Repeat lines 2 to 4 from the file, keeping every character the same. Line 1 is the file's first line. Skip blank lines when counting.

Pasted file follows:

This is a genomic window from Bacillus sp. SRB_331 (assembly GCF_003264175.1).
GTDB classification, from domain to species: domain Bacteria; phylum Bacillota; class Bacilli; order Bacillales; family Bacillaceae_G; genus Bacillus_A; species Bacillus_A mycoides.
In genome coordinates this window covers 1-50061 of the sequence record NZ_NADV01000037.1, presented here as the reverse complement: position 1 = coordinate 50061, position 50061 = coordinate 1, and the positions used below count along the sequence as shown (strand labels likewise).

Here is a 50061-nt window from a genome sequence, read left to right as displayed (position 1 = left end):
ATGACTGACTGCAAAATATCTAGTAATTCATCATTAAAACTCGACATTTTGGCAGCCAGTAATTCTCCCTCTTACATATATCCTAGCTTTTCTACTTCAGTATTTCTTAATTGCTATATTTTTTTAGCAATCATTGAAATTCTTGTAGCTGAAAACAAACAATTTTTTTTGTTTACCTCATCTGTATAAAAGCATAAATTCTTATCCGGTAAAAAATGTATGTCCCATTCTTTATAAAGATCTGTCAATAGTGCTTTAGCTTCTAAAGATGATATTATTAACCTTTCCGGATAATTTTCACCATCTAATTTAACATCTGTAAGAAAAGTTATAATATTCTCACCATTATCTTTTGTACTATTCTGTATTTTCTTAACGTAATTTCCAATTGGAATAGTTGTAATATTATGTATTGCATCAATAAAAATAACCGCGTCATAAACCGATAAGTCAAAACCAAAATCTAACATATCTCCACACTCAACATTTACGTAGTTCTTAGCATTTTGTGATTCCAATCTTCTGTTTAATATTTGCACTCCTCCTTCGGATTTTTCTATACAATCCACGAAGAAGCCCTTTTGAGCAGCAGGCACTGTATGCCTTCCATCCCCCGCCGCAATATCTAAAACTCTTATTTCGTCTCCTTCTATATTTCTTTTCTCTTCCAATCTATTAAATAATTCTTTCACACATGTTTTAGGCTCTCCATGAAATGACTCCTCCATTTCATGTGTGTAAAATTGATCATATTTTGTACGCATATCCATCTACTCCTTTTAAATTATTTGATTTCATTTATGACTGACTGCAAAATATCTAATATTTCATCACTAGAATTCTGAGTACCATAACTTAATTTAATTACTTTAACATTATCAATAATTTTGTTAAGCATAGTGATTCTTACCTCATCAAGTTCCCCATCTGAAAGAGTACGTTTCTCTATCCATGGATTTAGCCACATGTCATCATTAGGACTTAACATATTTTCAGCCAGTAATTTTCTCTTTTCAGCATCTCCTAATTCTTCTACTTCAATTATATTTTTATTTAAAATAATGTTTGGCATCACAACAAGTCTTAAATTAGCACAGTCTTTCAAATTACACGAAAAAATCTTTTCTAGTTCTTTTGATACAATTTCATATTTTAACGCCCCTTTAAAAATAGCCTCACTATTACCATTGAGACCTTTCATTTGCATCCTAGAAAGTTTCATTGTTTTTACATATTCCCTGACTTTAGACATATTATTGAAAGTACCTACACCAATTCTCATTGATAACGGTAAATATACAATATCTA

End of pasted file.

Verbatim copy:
GTDB classification, from domain to species: domain Bacteria; phylum Bacillota; class Bacilli; order Bacillales; family Bacillaceae_G; genus Bacillus_A; species Bacillus_A mycoides.
In genome coordinates this window covers 1-50061 of the sequence record NZ_NADV01000037.1, presented here as the reverse complement: position 1 = coordinate 50061, position 50061 = coordinate 1, and the positions used below count along the sequence as shown (strand labels likewise).

Here is a 50061-nt window from a genome sequence, read left to right as displayed (position 1 = left end):